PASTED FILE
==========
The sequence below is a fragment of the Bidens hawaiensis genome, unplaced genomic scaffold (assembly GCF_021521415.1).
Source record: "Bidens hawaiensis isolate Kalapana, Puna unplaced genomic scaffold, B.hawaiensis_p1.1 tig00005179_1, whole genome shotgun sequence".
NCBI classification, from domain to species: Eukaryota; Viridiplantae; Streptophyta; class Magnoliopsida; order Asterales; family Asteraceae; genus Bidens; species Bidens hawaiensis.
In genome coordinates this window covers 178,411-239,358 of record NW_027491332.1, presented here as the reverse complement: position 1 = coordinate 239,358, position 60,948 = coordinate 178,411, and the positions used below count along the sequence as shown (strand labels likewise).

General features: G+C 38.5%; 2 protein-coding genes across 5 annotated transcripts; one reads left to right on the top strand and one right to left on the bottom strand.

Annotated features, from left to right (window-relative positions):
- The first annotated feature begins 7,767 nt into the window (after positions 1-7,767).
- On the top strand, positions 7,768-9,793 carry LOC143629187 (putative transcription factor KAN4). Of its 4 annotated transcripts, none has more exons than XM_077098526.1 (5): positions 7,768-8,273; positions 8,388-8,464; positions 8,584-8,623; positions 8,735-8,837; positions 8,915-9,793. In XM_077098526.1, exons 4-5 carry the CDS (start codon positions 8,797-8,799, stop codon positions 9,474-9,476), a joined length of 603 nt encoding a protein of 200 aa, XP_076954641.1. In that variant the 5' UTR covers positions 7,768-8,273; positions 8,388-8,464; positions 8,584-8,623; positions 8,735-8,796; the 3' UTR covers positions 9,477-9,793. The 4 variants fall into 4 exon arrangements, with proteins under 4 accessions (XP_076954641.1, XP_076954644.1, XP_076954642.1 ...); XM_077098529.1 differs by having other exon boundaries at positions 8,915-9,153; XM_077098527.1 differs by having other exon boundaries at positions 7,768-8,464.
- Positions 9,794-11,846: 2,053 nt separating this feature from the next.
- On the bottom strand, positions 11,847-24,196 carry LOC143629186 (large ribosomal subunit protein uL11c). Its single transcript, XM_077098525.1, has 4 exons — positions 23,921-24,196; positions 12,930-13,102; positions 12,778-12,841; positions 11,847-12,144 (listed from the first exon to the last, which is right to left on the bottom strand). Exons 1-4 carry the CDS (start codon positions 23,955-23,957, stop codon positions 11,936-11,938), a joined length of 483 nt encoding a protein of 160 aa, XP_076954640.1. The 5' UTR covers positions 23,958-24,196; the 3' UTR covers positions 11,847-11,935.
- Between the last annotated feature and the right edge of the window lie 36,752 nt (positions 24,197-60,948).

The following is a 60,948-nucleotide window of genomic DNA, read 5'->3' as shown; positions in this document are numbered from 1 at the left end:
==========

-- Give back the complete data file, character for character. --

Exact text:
The sequence below is a fragment of the Bidens hawaiensis genome, unplaced genomic scaffold (assembly GCF_021521415.1).
Source record: "Bidens hawaiensis isolate Kalapana, Puna unplaced genomic scaffold, B.hawaiensis_p1.1 tig00005179_1, whole genome shotgun sequence".
NCBI classification, from domain to species: Eukaryota; Viridiplantae; Streptophyta; class Magnoliopsida; order Asterales; family Asteraceae; genus Bidens; species Bidens hawaiensis.
In genome coordinates this window covers 178,411-239,358 of record NW_027491332.1, presented here as the reverse complement: position 1 = coordinate 239,358, position 60,948 = coordinate 178,411, and the positions used below count along the sequence as shown (strand labels likewise).

General features: G+C 38.5%; 2 protein-coding genes across 5 annotated transcripts; one reads left to right on the top strand and one right to left on the bottom strand.

Annotated features, from left to right (window-relative positions):
- The first annotated feature begins 7,767 nt into the window (after positions 1-7,767).
- On the top strand, positions 7,768-9,793 carry LOC143629187 (putative transcription factor KAN4). Of its 4 annotated transcripts, none has more exons than XM_077098526.1 (5): positions 7,768-8,273; positions 8,388-8,464; positions 8,584-8,623; positions 8,735-8,837; positions 8,915-9,793. In XM_077098526.1, exons 4-5 carry the CDS (start codon positions 8,797-8,799, stop codon positions 9,474-9,476), a joined length of 603 nt encoding a protein of 200 aa, XP_076954641.1. In that variant the 5' UTR covers positions 7,768-8,273; positions 8,388-8,464; positions 8,584-8,623; positions 8,735-8,796; the 3' UTR covers positions 9,477-9,793. The 4 variants fall into 4 exon arrangements, with proteins under 4 accessions (XP_076954641.1, XP_076954644.1, XP_076954642.1 ...); XM_077098529.1 differs by having other exon boundaries at positions 8,915-9,153; XM_077098527.1 differs by having other exon boundaries at positions 7,768-8,464.
- Positions 9,794-11,846: 2,053 nt separating this feature from the next.
- On the bottom strand, positions 11,847-24,196 carry LOC143629186 (large ribosomal subunit protein uL11c). Its single transcript, XM_077098525.1, has 4 exons — positions 23,921-24,196; positions 12,930-13,102; positions 12,778-12,841; positions 11,847-12,144 (listed from the first exon to the last, which is right to left on the bottom strand). Exons 1-4 carry the CDS (start codon positions 23,955-23,957, stop codon positions 11,936-11,938), a joined length of 483 nt encoding a protein of 160 aa, XP_076954640.1. The 5' UTR covers positions 23,958-24,196; the 3' UTR covers positions 11,847-11,935.
- Between the last annotated feature and the right edge of the window lie 36,752 nt (positions 24,197-60,948).

The following is a 60,948-nucleotide window of genomic DNA, read 5'->3' as shown; positions in this document are numbered from 1 at the left end: